Rob Perks, Oral History Curator/Director of National Life Stories at the British Museum in London has written a commentary for the British publication Museums Journal, entitled “Oral history in museums is under attack.”
In it he notes that the Museum of London has eliminated the post of oral history curator, at the same time that other institutions throughout Great Britain are doing similar things. Now, he asserts, no museum in the UK currently has an oral history curator. He attributes this to tightened museum budgets eliminating “extraneous” posts and reducing outreach efforts. “Or worse,” he says, to the idea that “that all modern curators are oral historians (they are not). Or that oral history has been subsumed within the new field of “digital” curation (it has not).”
It is certainly true that digital technologies have made sharing oral histories easier than ever before. Presently there is a lively discussion on H-OralHist about best practices for online distribution of oral histories. The ubiquity and ease of use of YouTube as an audio distribution platform makes posting oral history clips a breeze. I have done this here, on this site.
But surely it is shortsighted to believe, as museums throughout the UK seem to hold, that anyone can do oral history, whether or not they have training. Interviewing is a skill. It can be taught, but it cannot be assumed. Indeed, this lies at the root of my personal distrust of some of the interviews collected for the Veterans History Project at the Library of Congress and StoryCorps. Put baldly, many of those oral histories are poorly done. Interviewers, however well-intentioned, commonly squander the opportunities they are presented with. and they don’t necessarily see the challenges inherent in the work.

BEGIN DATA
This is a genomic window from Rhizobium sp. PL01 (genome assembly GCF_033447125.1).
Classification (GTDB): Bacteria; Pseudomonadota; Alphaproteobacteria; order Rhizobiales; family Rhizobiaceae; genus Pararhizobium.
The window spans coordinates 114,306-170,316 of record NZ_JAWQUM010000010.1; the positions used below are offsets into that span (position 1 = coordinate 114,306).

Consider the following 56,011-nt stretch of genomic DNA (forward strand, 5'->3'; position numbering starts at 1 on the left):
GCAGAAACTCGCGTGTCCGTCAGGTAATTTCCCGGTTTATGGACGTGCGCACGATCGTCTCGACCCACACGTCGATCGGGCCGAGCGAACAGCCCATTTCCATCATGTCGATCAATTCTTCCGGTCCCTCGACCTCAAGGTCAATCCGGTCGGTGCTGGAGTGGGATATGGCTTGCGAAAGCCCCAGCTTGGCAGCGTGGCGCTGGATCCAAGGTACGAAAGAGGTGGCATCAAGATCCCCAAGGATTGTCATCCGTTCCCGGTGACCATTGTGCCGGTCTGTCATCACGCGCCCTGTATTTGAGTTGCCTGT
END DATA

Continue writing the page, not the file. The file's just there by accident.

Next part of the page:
To give but one example, presently I am interviewing a nurse who served in Vietnam. (For the time being I will withhold her name until the interview is complete.) Now, in my personal opinion, Vietnam nurses, and probably all trauma nurses, have exceptionally difficult jobs. The evidence gathered in this interview to date would tend to justify this claim. I’ve heard stories about treating civilian casualties, about grief, suffering, and more.
In this instance, the interviewee and I have taken pains to try to mitigate some of the emotional difficulty caused by revisiting wounds – – physical and emotional – – that are 40+ years old. We have tended to keep our interviews about an hour long, consciously taking breaks, and working to decompress when the interview was complete. This is because oral history, when done in depth with the intention of producing a public document of historic value, moves beyond the superficial “life script.” It tries to access subjective truths about the past. This is hard, hard work, for both the interviewee and the interviewer. Someone pointed out to me long ago that oral history done at this depth begins to resemble a quasi-therapeutic relationship. The result, we both hope, will be the production of a document that will have value to researchers in a range of different fields with different research agendas, in years to come.
In order to produce a document of this kind you have to have a willing interviewee, along with a historically informed, well-prepared interviewer.
Interview preparation requires reading in secondary sources, and interpersonal skills training. Oral history as practiced in museums, in the Veterans History Project, and in StoryCorps should take these requirements seriously. Perks is right, not all curators are oral historians.